Mahnoor Sultan: “It wasn’t until I opened up about my hearing loss that I was able to overcome it”

Posted on October 13, 2014

“Sorry? I couldn’t hear what you just said. Mind repeating that again this time?”

“Wait. Could you switch off the fan? Really didn’t understand a word you just said.”

These lines were my catchphrases for many years.

I was born with sensorineural hearing loss. My discovery was made aged 5 when I eagerly ran to pick up the telephone only to hear a load of gibberish on the other side.

Although I had a clear idea of hearing loss and hearing aids, I kept quiet about this for a very long time till I got my own.

I understand any child can experience bullying, however, as a child often seen asking people to repeat themselves numerous times I was more vulnerable.

I would be sworn at by purpose in my right ear and then laughed at – or see children mouth obscene things to me or simply get cornered, demanded to know why I was ‘weird’.

I also had my hearing aid suddenly flung out my ear from behind. Children were cruel and I was emotionally intimidated.

1025340_603790052995278_611951467_oMy bad past experiences and insecurities led to me take off my hearing aid and break it when I was in secondary school- vowing to never return to it again (I realise now that it wasn’t the brightest and most sensible thing to do).

I figured I could work with one ear- easy peasy. Soon my left ear did my right ear’s work too for the many years. Little did I know, this wouldn’t last for long, as hiding it became more difficult with time.

There were many moments when I felt incredibly down because of my ears- usually in group conversations and with friends.

The moment I figured out what was being said and by who, I had missed out not only the words being spoken but pretty much the whole topic of discussion.

It was like a desperate battle to decodify frequencies as quickly as possible. My urge to be able to understand was more strong than my urge to be able to hear.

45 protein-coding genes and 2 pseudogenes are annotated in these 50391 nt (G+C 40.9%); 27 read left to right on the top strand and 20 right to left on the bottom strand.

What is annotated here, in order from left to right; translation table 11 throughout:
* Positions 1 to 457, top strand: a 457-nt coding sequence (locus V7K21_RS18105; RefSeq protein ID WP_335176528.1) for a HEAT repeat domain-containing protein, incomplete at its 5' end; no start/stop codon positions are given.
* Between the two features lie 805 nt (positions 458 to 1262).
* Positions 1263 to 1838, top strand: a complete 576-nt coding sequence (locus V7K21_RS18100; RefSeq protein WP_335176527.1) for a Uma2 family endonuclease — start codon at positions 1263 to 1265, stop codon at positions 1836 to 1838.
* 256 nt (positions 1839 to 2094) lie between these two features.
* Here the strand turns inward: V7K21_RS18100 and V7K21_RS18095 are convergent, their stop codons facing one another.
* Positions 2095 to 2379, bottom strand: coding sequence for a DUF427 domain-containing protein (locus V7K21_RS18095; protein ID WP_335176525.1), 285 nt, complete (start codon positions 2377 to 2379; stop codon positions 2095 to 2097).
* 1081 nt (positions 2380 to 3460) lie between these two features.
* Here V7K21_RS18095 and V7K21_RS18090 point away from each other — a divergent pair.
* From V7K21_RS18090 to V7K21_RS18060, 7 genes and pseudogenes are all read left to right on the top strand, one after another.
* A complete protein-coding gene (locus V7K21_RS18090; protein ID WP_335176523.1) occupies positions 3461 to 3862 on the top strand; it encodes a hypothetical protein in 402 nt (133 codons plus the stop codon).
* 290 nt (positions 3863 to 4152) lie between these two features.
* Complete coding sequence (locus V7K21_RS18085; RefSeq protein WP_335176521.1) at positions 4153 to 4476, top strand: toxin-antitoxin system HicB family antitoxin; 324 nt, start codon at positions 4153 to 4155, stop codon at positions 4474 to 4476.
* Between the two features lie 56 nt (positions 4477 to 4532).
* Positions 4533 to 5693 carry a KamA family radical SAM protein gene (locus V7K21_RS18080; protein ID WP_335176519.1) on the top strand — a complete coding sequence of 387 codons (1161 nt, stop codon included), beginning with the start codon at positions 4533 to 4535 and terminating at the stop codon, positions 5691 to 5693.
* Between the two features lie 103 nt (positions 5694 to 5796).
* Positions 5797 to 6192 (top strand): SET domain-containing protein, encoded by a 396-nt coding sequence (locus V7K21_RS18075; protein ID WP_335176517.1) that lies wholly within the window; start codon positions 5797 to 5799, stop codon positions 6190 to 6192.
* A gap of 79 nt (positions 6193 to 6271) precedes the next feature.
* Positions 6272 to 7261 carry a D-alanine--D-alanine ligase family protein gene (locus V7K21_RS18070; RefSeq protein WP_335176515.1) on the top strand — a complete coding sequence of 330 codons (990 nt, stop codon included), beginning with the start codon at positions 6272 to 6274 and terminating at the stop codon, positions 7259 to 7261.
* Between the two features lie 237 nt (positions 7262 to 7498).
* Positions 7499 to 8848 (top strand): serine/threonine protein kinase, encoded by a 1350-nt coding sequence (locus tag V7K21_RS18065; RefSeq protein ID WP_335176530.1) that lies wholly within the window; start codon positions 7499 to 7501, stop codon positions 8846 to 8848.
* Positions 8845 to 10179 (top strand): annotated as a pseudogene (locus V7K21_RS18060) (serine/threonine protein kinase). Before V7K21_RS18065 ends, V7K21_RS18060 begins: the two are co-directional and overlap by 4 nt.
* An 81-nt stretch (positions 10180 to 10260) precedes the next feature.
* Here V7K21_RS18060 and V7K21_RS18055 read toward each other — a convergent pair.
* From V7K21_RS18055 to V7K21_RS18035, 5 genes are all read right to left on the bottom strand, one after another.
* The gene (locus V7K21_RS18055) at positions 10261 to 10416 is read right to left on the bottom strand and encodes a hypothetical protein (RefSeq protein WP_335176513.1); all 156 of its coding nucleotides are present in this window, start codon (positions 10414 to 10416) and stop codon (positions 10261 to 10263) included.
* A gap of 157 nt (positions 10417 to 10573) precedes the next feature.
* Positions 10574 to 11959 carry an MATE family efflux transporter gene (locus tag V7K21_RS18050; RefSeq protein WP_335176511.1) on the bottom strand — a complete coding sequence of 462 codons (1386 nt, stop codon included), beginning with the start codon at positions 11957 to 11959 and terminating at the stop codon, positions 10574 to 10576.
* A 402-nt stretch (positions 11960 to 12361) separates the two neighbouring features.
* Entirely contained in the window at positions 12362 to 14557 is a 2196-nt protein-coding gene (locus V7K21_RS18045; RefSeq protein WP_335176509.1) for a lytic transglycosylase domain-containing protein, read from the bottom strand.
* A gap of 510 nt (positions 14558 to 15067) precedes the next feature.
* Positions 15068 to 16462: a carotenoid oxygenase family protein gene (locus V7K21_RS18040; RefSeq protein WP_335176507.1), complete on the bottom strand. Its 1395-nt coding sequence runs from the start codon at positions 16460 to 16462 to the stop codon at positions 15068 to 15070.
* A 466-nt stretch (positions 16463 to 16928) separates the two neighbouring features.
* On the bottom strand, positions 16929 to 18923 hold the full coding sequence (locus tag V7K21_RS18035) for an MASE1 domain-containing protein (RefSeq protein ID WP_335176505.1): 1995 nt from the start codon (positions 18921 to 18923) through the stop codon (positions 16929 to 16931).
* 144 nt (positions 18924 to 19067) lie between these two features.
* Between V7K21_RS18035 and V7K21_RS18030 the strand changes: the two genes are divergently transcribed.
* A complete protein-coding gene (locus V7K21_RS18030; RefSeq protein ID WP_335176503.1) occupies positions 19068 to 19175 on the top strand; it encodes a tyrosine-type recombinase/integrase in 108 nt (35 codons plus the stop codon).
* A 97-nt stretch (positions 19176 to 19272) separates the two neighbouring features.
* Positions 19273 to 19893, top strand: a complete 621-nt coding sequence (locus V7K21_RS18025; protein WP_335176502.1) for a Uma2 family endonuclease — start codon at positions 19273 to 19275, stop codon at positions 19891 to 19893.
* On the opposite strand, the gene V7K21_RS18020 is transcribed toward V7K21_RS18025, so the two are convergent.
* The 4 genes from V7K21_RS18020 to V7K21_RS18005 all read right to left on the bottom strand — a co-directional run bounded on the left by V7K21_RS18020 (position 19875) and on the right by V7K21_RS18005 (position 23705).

The frustration of being stuck between two worlds gradually built up, whether it was at home, in a lecture or out with friends. I knew I had to go back to wearing hearing aids and the thought was daunting.

I respected people who wore them and used sign language. I was also in awe of their confidence and positive morale.

However for me, the past blew up in my face and I was insanely anxious the whole time till I got my CROS aids fit in.

10666201_576208022490813_2141771701_nAnd boy was I glad I did (Although the unpleasant amplification of sounds made me want to scream at everyone and everything the first few days). It was overwhelmingly amazing to be able to hear the same as someone who receives sounds from both ears again. *happy tears*

It wasn’t until I slowly opened up about my hearing loss to my near and dear ones, that I was able to overcome it.

Now at the age of 20 and in university- I finally understand that it is more of a blessing than a curse (plus the many sneaky advantages its brings too).

It’s been a few weeks since I’ve started to wear them again and this time around, I’m extremely proud and pleasantly relaxed.

Though I learned to accept myself the long way, it was definitely worth it at the end.

Needless to say, I still wish I could go back in time, slap sense into myself and realise that this really wasn’t as hard as I had thought it to be.

Mahnoor is a ridiculously cheesy, usually happy, book sniffing law student. She is passionate about charity work, travelling and making others smile.

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Posted in: Mahnoor Sultan